Sunday, March 29, 2020

Book Review: Dual Citizens by Alix Ohlin Scotiabank Giller shortlisted book 2019

Does Lark's sister Robin inspire her or hamper her development?

Because their mother Marianne can't be tamed by motherhood, Lark must mother her sister. Because Robin is the captivating star, Lark is left in the shadows--the silent observer. Because Robin is wild, Lark is tame. The two sisters are forever linked--dual citizens in the world.
'If you juxtapose two images...no matter how different, the viewer will make meaning from the montage. The second image in the sequence will alter the meaning of the first... My sister next to me changed how I thought of myself.' (p. 260)
'the world found my sister as exceptional as I did, and myself as ordinary' (p. 83)



Published by House of Anansi
Published in 2019
Scotiabank Giller prize finalist 

When I work-shopped my young adult novel, I was told to begin with the most compelling scene--it pulls the reader in. Dual Citizens begins this way and did pull me in. Like assembling a jigsaw puzzle, I read carefully waiting to slip the scene into where it fit in the story.

Except for the opening scene, Dual Citizens unfolds in chronological order beginning with Lark's birth to a Canadian mother and an American father. Lark narrates her life with Robin. Through school, through boyfriends, through finding their place in the world the sisters'--at times strained--relationship continues.

The book concludes with an epilogue. I'm a big fan of this additional chapter. It's like getting a peek into the characters lives after the story ends.

Book Review:  Inside by Alix Ohlin

photo by ldyck

April on this blog...

We'll celebrate Easter with a short story

Be Gentle
published on this blog on April 12th

We'll celebrate Poetry month with three lists

My Poetry Collection

a collection of poems that I wrote
Yeah? Me.
Why are you so surprised?
(Just playing. I know why.)

published on this blog on April 5th


Poetry Publishers--magazines

a list of magazines that publish poems

published on this blog on April 19th

Poetry Book Publishers

a list of publishers that publish poetry books

published on my blog on April 26th





Are you following me?

Facebook
Twitter
Linked In

photo by ldyck
art by ?
Sharing my author journey...

Have you noticed what a positive place the Internet has become?
Musicians and authors and photographers and...--we've all come

Sunday, March 22, 2020

Guest Post: Cozies and Me by mystery author Benni Chisholm


I meet Benni Chisholm through the Crime Writers of Canada and it is my pleasure to introduce her to you today. Take it away, Benni...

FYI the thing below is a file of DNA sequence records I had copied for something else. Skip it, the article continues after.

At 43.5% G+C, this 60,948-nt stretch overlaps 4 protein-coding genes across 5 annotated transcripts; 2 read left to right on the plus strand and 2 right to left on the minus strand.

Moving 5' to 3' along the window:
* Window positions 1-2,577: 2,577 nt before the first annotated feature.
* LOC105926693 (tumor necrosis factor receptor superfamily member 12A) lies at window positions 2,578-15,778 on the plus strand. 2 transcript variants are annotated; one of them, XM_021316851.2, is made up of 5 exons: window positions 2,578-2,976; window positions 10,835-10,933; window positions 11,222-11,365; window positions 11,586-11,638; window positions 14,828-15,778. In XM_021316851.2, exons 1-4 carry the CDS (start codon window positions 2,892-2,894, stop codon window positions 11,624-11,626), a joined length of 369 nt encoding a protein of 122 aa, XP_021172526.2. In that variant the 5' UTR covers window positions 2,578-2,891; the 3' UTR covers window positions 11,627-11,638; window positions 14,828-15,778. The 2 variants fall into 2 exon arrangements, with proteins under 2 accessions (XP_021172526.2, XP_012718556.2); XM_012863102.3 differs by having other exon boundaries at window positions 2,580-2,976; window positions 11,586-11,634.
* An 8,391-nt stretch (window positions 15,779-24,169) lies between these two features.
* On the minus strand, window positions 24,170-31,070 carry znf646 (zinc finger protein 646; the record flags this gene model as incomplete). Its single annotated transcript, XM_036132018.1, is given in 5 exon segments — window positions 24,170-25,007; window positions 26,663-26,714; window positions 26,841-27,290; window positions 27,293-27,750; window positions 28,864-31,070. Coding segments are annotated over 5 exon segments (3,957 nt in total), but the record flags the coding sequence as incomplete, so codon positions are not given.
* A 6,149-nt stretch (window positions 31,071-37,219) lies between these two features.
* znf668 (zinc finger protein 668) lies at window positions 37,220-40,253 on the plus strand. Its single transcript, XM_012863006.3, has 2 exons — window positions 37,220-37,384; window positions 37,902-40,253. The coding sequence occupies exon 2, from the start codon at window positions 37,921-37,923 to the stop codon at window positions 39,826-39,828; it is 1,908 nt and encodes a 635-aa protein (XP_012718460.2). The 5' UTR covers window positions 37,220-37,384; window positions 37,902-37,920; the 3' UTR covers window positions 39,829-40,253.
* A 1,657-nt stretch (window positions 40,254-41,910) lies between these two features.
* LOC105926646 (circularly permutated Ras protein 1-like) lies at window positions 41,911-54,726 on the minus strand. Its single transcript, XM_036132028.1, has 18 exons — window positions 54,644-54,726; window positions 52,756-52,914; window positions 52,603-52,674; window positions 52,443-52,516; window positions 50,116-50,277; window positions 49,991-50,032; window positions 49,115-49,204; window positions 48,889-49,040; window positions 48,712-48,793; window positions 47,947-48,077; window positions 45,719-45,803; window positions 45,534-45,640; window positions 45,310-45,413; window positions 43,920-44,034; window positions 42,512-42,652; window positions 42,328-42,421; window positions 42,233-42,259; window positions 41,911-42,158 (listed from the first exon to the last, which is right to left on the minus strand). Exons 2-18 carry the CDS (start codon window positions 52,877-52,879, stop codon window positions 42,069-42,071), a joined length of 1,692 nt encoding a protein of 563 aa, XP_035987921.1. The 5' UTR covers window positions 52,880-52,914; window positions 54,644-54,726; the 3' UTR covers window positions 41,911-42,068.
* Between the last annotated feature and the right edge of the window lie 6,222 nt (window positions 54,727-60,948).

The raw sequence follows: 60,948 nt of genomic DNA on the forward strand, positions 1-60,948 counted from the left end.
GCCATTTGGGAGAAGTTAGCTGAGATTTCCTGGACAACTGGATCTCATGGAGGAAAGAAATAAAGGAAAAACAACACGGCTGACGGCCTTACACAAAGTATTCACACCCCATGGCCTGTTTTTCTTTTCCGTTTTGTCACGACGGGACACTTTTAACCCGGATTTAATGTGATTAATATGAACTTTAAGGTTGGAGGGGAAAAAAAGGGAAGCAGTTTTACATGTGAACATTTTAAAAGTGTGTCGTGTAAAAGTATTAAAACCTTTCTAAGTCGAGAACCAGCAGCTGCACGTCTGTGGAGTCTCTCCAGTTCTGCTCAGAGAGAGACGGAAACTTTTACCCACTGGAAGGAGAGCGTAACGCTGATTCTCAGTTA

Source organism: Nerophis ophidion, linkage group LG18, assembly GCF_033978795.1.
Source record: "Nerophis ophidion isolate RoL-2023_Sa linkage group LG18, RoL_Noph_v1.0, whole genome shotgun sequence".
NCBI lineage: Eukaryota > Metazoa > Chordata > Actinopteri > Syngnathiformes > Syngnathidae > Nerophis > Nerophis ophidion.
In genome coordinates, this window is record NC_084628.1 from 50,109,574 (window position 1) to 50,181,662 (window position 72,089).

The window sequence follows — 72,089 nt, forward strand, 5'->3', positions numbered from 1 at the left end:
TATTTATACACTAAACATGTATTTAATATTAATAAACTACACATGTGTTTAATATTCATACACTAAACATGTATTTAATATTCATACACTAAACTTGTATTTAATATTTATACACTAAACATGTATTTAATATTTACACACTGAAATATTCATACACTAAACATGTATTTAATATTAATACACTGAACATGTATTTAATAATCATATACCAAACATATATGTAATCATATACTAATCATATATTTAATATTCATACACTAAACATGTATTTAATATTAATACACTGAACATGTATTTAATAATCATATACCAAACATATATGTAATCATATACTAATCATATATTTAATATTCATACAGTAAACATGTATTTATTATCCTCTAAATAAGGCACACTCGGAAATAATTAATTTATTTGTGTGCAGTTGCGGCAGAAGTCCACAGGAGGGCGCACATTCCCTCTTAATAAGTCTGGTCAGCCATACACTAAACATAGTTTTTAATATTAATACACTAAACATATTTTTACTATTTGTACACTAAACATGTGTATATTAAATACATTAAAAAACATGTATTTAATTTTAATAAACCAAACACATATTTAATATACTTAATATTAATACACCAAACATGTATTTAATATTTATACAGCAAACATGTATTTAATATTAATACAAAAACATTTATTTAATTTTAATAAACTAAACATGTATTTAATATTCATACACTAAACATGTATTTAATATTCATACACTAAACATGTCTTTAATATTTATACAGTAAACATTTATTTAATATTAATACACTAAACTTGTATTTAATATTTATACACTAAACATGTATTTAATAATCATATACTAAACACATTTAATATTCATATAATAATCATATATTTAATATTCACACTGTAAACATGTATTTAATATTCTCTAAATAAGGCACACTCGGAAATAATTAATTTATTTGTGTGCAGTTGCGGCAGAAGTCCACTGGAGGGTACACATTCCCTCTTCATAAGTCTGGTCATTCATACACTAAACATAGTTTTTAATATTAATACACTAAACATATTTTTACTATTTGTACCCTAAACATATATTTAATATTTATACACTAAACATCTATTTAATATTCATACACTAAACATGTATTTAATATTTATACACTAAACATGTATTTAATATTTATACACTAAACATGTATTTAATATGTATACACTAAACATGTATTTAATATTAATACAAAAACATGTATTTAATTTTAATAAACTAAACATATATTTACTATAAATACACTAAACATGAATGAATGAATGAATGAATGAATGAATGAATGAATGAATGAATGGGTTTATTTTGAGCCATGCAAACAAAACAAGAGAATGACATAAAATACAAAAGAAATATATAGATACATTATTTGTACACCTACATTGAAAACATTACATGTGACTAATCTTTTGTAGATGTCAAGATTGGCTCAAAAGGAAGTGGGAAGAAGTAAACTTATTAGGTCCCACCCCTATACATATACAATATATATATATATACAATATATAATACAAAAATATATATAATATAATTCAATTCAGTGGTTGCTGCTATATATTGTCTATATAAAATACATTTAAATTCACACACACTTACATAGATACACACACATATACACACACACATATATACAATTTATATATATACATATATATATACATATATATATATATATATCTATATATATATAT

COZIES AND ME
A cozy is a specific type of mystery novel. The term is not well known, so here is a simple definition—a cozy is a true Who-Dun-It mystery.
In Agatha Christie fashion, cozies give the reader a chance to match wits with the author. The reader and the protagonist—detective or amateur sleuth—make use of clues provided by the author to try and solve the puzzle. The solution comes when the red herrings are set aside and the real antagonist is unearthed.
Cozies avoid bad language, explicit sex, and hardcore violence. Good writing and proper grammar are the norm which makes a cozy easy to read and easy to understand. If violence or sadomasochism is part of the actual story, creepy things often occur off page.
Cozies contain Murder and Mayhem, but they also include a great deal about Family, Friendship, and Community.
The Me in the title of this article is Benni Chisholm, author of four cozies. The protagonist in my cozies is Philomela Nightingale. Her name is derived from a Greek myth in which two sisters commit a murder and are later turned by the gods into a nightingale and a swallow. My two sisters do not commit murder, in fact, Philomela helps solve them. A dubious psychic is a neighbour and two police officers appreciate Philomela’s keen observations and flashes of intuition.
So you see, the two sisters represent family. The neighbour epitomizes friendship. The police and other residents of the seaside town of Saltaire comprise community.
A narcissist, sociopath, or psychopath may dominate the action in a cozy, yet goodness prevails and justice is eventually served. Readers, after experiencing armchair fears and thrills, paradoxically finish each cozy with feelings of satisfied relief, optimistic hope, and perhaps even joy.

Author links

Sunday, March 15, 2020

Book Review: Radicalized by Cory Doctorow

As the gap between rich and poor widens, those in power are losing touch with those of us down here in the trenches. What are our hopes, our fears? What frustrates us? What prejudices do we confront? This book gives a voice, gives a face to the people behind today's news stories.

at Bolen Books in Hillside Mall on Vancouver Island


How I found Radicalized...


Canada Reads--a week to celebrate Canadian books and authors. Who wouldn't want to play along?

The longlist was announced and I selected Worry by Jessica Westhead. I went to the bookstore but couldn't find it on the shelf. When I asked for assistance, they told me the Canada Reads books would be on display in a week's time. During that week, the shortlist was announced. Worry wasn't on that list. Five books remained. Of those remaining, two were memoirs. I only review fiction. And I'd already reviewed Son of a Trickster by Eden Robinson. So I had two books to choose from--Small Game Hunting at the Local Coward Gun Club, a novel by Megan Gail Coles and Radicalized by Cory Doctorow. I love to write short stories and I know I should read more short story collections. I bought Radicalized.